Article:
July Reading Recommendations

Looking for something to read but aren’t sure what to pick up? Try one of these recommendations this month! Who knows? Maybe you’ll find your next favorite read.

The Heir Apparent: A Life of Edward VII, the Playboy Prince by Jane Ridley
Recommended by Steven Rice, museum and archives manager, Door County Historical Museum

The Victorian era may not seem like the first choice for poolside reading, but The Heir Apparent brings a lively wit to a famously stuffy time.

This page-turning biography takes a fresh look at Edward VII, the hard-partying, womanizing son of Queen Victoria. Ridley illuminates the complex character of one of the royal family’s most notorious members, from a troubled childhood through the twists and turns of a colorful and scandalous life. Along the way, she offers a thoughtful commentary on the changing meaning of class, gender and family in an age of extremes.

Come for the outrageous affairs and royal gossip; stay for the first-class history.

City of Girls by Elizabeth Gilbert
Recommended by Tina Kakuske, director, Door County Library

Vivian Morris, recently kicked out of Vassar, turns out to be a square peg who does not want to fit into what 1940s American society has planned for her. She’s sent to live with her Aunt Peg, the owner of a theater in New York, where Vivian blooms into a carefree bon vivant, taking in all that life has to offer.

In response to a letter asking, “What were you to my father?” an elderly Vivian looks back on her life, choices and the incident that caused her to start on a path toward finding herself and her place in the world. 

This coming-of-age novel – told as a reminiscence that answers the question in the letter – entertains with colorful characters and interesting locations while raising thought-provoking questions about morality, societal expectations and being comfortable in your own skin.

The Guncle by Steven Rowley
Recommended by Karlie Martens, bookseller, Novel Bay Booksellers

The Guncle is a story full of wit, humor, love and a good dose of family drama. 

GUP (for “Gay Uncle Patrick”) – as his niece and nephew, Maisie and Grant, call him – is coming back to life after the tragic loss of his partner. Patrick is asked to take care of Maisie and Grant as they, too, are coming back to life following the loss of their mother, and while their father checks himself into rehab. 

Patrick is completely unprepared to care for a six- and nine-year-old, just as the kids are completely unprepared for their time with GUP. Quickly, though, the three of them find a rhythm that works, complete with Guncle Rules, including Guncle Rule #10: Don’t trust any label you don’t know, and Guncle Rule #1: Brunch is splendid. The Guncle leaves you smiling on every page with brilliant writing, charm and humor that will keep you coming back for more – and looking for more to read from Rowley.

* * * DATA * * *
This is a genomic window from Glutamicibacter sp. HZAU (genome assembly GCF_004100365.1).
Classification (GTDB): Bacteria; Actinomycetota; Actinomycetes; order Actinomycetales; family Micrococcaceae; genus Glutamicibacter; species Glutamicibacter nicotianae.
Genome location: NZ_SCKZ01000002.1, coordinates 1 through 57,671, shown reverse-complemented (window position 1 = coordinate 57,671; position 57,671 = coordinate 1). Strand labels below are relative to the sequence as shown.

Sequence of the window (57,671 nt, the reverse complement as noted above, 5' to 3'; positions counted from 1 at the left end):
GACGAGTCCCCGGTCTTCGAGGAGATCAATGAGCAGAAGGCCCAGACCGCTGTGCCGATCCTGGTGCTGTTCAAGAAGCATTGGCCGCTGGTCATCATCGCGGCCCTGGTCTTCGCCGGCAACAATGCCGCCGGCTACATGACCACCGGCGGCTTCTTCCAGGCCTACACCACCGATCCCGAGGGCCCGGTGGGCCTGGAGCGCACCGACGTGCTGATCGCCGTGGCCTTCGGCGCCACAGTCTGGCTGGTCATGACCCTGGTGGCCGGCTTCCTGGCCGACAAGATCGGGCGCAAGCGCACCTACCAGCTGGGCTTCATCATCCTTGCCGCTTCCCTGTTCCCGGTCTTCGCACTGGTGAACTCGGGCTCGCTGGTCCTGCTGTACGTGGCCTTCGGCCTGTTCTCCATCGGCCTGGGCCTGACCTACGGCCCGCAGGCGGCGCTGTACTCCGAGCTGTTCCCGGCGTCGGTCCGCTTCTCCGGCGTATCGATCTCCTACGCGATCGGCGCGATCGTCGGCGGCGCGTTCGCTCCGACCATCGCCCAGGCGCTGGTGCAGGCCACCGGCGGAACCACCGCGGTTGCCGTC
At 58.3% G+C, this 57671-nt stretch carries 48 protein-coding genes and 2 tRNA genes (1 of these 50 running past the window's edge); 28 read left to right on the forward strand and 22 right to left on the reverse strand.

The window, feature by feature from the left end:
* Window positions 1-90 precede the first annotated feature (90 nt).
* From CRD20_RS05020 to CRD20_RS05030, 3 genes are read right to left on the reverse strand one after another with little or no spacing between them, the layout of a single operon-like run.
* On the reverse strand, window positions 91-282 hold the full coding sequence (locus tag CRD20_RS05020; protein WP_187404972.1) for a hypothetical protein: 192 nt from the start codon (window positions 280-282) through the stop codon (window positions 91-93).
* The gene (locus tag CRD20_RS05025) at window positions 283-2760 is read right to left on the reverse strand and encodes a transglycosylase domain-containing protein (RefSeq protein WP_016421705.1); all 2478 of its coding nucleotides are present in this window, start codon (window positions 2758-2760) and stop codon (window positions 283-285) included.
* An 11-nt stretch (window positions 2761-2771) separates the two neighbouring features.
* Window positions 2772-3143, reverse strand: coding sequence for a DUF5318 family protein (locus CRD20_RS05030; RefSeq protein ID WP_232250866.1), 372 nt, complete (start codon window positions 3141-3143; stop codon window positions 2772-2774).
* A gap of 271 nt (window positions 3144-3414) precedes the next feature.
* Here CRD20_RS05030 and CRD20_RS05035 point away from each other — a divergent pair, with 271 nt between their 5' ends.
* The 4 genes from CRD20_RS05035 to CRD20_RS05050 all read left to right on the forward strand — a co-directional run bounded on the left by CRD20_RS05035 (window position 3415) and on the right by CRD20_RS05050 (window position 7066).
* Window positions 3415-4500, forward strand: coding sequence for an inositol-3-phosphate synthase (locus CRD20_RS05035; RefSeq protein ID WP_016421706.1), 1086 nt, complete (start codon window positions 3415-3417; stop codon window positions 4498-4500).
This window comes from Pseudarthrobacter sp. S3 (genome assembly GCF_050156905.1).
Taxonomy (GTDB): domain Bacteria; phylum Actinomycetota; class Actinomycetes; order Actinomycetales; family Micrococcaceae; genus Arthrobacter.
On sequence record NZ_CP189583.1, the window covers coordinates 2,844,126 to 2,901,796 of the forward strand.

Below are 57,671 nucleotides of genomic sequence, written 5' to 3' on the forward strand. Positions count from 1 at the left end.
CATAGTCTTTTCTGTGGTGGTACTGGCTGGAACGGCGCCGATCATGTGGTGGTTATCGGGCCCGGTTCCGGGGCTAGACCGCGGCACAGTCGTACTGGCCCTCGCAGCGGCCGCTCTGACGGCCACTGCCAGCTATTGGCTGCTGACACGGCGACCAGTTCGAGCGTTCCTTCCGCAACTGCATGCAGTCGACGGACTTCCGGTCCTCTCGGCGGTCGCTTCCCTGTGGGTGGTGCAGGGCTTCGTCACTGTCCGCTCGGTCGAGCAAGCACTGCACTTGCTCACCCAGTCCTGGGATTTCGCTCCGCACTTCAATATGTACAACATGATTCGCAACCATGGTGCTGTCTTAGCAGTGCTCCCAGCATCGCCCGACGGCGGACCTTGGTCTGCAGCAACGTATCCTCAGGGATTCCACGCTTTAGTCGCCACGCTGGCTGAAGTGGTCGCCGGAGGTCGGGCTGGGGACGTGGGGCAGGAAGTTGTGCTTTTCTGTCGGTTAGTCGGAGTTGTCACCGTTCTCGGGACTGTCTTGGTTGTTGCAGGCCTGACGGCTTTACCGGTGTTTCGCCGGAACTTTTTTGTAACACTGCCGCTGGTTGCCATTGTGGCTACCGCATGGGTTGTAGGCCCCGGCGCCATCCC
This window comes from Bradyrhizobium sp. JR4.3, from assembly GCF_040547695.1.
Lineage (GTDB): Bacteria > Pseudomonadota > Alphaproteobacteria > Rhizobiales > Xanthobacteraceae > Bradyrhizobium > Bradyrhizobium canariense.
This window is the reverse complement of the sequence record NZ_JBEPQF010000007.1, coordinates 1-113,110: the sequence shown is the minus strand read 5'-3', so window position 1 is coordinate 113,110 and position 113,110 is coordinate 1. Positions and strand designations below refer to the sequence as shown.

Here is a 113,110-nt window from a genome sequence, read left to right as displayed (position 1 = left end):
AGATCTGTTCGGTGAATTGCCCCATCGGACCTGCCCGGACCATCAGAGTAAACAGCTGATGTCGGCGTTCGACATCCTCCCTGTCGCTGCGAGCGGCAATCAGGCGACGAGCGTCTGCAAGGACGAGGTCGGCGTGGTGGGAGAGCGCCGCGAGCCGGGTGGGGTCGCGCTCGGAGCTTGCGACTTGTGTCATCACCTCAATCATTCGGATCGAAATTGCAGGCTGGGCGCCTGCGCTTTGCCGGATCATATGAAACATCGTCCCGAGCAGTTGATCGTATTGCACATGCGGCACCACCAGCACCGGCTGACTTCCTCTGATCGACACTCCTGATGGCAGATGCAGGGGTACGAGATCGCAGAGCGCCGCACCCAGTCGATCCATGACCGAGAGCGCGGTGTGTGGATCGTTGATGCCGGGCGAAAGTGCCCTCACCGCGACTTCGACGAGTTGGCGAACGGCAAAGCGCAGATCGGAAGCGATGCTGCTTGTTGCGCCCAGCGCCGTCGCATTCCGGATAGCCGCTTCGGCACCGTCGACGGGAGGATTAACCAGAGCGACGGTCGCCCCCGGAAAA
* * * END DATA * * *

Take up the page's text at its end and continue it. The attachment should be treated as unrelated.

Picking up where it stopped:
Green Rider by Kristen Britain
Recommended by Grace Johnson, Pulse staffer and bibliophile

If you’re a fan of a classic fantasy story, this is the one for you. 

After a fight at school, Karigan G’ladheon leaves and contemplates her future during her long journey home. But on the way, she stumbles upon a man in the woods, cloaked in green and dying from arrow wounds. He tells Karigan he’s a Green Rider: one of the king’s legendary messengers, and he has a life-or-death message that must get to King Zachary.

With no one else around, Karigan reluctantly agrees to carry the message – which leads to disaster. She finds herself racing through the woods to escape assassins, following a path that only her horse seems to know and trying to avoid the “shadow man,” a mysterious figure the Green Rider has warned her about.

This story is such a fun ride (no pun intended) as it incorporates multiple points of view and weaves in a host of great characters. This late-1990s release has all the classic high-fantasy vibes of magical creatures, epic battles, romance and a sweeping, full-bodied fantasy world. And, as with many high-fantasy books, it’s the first in a series of seven, with the last expected to be published this year.